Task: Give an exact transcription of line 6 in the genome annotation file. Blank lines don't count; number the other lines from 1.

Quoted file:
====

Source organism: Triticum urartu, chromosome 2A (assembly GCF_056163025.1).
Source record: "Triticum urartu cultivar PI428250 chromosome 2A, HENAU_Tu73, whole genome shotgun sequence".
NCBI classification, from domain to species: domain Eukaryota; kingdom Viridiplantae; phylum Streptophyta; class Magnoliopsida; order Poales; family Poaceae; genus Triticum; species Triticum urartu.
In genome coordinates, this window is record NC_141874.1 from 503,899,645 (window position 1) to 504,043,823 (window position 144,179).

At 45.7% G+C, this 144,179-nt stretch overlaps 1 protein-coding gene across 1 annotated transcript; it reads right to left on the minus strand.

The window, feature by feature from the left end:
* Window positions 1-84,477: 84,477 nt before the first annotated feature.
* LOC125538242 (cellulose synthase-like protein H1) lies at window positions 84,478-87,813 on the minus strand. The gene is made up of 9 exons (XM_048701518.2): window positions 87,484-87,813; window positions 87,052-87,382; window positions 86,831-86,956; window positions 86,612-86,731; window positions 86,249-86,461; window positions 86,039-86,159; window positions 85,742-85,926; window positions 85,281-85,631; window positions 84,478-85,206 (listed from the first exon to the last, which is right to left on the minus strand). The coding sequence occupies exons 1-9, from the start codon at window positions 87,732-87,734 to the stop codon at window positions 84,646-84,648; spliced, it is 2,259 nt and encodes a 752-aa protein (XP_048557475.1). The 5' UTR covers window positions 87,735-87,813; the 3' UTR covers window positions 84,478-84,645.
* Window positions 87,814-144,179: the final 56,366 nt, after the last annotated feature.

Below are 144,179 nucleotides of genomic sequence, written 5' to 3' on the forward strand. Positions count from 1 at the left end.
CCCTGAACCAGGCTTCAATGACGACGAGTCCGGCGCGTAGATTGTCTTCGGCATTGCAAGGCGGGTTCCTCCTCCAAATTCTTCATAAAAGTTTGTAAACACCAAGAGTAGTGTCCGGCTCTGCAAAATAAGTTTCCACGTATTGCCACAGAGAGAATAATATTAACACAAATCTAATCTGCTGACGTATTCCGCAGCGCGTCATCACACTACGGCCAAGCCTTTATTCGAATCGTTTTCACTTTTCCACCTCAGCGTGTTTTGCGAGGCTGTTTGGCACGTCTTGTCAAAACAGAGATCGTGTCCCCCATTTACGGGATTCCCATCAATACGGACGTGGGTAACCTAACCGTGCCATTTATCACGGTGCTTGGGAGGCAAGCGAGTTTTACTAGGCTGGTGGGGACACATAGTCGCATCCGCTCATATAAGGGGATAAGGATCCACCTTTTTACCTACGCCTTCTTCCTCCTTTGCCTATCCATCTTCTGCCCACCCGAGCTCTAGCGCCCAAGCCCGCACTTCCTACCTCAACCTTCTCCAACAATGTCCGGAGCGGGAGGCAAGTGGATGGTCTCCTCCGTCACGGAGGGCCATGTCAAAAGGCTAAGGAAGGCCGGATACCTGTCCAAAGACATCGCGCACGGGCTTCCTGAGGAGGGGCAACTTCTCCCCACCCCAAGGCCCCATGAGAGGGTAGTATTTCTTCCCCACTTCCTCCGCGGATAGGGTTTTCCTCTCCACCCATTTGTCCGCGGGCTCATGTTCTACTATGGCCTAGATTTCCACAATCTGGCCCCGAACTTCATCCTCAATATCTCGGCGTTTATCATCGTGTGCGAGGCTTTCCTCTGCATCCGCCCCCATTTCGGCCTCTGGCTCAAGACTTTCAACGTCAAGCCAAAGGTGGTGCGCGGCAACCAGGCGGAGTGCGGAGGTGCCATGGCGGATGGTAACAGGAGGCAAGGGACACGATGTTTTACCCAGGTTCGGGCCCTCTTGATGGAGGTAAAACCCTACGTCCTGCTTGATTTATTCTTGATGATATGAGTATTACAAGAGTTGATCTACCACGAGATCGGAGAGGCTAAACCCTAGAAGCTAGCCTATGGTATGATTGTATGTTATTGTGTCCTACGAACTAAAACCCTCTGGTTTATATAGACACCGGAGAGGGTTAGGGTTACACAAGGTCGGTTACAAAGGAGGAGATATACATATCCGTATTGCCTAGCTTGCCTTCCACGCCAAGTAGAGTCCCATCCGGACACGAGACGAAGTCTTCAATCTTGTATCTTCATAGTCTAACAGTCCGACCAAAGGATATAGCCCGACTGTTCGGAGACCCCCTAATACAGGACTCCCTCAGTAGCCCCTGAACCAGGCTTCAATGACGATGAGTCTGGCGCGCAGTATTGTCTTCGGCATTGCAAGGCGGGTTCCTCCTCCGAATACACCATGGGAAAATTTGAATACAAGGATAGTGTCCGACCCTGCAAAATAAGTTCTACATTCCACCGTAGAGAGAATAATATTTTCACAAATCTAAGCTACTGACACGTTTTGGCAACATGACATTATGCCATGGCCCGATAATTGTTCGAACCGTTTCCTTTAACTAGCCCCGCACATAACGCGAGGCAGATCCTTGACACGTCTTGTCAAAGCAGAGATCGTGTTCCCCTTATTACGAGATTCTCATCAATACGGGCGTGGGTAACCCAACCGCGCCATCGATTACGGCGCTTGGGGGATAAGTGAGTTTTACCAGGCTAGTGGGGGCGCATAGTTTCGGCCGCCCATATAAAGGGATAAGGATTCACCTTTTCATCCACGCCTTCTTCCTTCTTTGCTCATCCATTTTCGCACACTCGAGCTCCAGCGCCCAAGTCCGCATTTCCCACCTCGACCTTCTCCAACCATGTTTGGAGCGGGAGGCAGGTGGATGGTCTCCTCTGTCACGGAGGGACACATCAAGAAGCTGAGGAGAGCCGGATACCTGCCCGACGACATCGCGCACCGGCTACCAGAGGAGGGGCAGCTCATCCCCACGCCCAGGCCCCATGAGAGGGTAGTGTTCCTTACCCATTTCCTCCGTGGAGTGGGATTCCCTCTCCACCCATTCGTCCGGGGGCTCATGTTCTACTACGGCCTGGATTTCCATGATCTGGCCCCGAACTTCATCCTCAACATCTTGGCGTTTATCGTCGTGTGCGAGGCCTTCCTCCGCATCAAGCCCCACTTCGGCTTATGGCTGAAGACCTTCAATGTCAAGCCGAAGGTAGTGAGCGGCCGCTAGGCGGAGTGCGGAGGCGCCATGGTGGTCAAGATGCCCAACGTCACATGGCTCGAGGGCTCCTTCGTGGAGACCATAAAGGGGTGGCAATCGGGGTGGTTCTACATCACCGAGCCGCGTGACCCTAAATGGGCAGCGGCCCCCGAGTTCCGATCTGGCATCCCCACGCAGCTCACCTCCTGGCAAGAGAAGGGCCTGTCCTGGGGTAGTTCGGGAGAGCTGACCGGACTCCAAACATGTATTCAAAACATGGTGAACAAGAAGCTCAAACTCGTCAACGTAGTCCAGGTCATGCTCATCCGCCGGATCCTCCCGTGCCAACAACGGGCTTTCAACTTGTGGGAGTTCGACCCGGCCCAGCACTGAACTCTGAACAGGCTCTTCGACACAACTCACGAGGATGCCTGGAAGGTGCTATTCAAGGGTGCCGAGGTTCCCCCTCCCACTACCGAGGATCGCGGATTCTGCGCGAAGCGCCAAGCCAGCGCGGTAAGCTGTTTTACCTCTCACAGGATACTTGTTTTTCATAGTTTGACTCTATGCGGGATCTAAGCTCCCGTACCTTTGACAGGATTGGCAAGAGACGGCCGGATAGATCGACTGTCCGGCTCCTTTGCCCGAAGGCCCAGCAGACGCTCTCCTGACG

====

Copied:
The window, feature by feature from the left end: